Entering the 2007-08 season, though, there was some reason for optimism.  Last August I noted that the Bobcats could have expected to be about average last season.  This projection, though, was not realized. 

Just before the season ended I noted why this happened.  And as I stated in April, the key reason why the Bobcats finished about 10 wins off the pace is that Okafor, Matt Carroll, and Gerald Wallace offered less.  This point is also made in Table Two below.

Table Two: The Charlotte Bobcats in 2007-08

At the conclusion of my April post I offered some thoughts on what Charlotte should do going forward.  The return of a healthy Sean May (0.175 WP48 in 2006-07) will help.  And if Adam Morrison cannot improve dramatically, a return of a healthy Morrison could hurt.

Beyond May and Morrison, though, I focused on the point guard spot.  Raymond Felton, Jeff McInnis, and Earl Boykins were all below average performers last season.  So it looked to me that the Bobcats needed a new point guard.

In the NBA draft, the Bobcats took point guard D.J. Augustin in the lottery. Can Augustin be the answer to this team’s point guard woes?  Erich Doerr – who analyzed the NBA Draft with Win Score – is pessimistic about Augustin’s NBA chances.   Still, at least the Bobcats made an effort to address an area of weakness.

Beyond the draft, the Bobcats really haven’t done much to improve their talent level.  They have changed their coach.  Perhaps Larry Brown can get these players to be more productive (then again, maybe he can’t).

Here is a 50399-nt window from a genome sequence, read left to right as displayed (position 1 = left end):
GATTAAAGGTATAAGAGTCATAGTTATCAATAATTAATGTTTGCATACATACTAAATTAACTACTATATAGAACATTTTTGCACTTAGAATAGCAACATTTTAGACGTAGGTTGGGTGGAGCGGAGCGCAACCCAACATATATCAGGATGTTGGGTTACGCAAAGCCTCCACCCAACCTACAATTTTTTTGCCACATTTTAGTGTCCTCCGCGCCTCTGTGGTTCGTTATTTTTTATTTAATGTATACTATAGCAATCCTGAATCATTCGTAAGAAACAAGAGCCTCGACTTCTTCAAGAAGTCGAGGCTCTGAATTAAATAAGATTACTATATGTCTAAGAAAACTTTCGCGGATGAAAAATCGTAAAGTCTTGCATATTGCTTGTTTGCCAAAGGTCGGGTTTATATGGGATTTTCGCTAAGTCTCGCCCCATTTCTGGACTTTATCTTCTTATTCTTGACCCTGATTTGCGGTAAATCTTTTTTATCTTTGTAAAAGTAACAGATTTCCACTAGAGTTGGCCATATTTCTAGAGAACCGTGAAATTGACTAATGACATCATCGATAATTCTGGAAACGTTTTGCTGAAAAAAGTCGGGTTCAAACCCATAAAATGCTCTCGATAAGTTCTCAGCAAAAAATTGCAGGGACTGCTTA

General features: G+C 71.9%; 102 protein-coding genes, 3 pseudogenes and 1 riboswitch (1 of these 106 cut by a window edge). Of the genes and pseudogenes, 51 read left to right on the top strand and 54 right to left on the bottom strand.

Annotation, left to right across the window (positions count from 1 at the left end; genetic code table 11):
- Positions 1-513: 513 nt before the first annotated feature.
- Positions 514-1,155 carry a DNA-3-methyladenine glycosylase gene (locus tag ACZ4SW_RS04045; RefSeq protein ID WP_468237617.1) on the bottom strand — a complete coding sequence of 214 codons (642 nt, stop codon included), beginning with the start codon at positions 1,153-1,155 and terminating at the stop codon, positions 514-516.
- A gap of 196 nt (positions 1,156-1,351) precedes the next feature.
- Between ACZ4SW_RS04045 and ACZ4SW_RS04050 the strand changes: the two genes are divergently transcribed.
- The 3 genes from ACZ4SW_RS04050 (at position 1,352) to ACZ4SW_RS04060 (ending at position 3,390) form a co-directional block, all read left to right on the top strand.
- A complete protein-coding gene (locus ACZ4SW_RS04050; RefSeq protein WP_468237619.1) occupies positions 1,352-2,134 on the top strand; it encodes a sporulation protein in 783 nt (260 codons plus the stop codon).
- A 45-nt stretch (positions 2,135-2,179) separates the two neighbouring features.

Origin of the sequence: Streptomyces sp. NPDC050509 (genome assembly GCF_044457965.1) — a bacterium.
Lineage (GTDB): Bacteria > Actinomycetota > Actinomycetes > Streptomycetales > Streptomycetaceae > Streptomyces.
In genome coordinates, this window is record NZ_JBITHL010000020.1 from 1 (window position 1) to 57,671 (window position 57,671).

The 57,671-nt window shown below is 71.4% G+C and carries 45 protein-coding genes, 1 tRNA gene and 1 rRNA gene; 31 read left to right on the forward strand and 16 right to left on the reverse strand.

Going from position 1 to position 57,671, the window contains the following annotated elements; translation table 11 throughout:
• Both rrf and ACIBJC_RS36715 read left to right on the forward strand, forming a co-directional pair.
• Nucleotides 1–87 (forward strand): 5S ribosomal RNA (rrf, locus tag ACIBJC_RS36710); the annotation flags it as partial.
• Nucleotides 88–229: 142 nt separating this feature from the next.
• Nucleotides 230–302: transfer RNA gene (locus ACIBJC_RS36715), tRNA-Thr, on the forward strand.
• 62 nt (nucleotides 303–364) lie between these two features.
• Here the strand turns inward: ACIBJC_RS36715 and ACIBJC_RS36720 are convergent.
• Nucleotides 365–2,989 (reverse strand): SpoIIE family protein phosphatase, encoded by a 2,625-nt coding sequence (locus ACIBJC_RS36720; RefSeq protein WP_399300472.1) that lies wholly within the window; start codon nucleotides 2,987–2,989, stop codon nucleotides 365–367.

Other Topics

As I wrote this post I learned that the

1. the Rockets may have acquired Ron Artest.

2. and Paul Pierce has declared himself the best player in the game (or at least better than Kobe Bryant).

Quick thoughts on each topic…

1. Not sure how Artest dramatically improves the Rockets.  But then again, I haven’t looked at all the numbers yet.  But my first reaction is not as positive as what I saw on ESPN when the story broke.

2. Pierce is not the most productive player in the game.  But he could argue that he is as productive as Kobe (see Kobe Myths and Kobe Myths – Playoff Edition).

Perhaps additional posts on each topic would be a good idea.  And more on Karl Malone, David Robinson, and the impact of experience on productivity would also be good topics.

As for every player’s Wins Produced numbers… I hope to post that after I have reviewed each team.  So far 12 teams have been reviewed.  That leaves me 18 more teams to review before the season starts.  Looks like I better get these out a little bit faster.  If not, I will still be reviewing teams from 07-08 next January.

– DJ

The WoW Journal Comments Policy

Our research on the NBA was summarized HERE.

The Technical Notes at wagesofwins.com provides substantially more information on the published research behind Wins Produced and Win Score

Wins Produced, Win Score, and PAWSmin are also discussed in the following posts:

Simple Models of Player Performance

Wins Produced vs. Win Score

What Wins Produced Says and What It Does Not Say

Introducing PAWSmin — and a Defense of Box Score Statistics

Finally, A Guide to Evaluating Models contains useful hints on how to interpret and evaluate statistical models.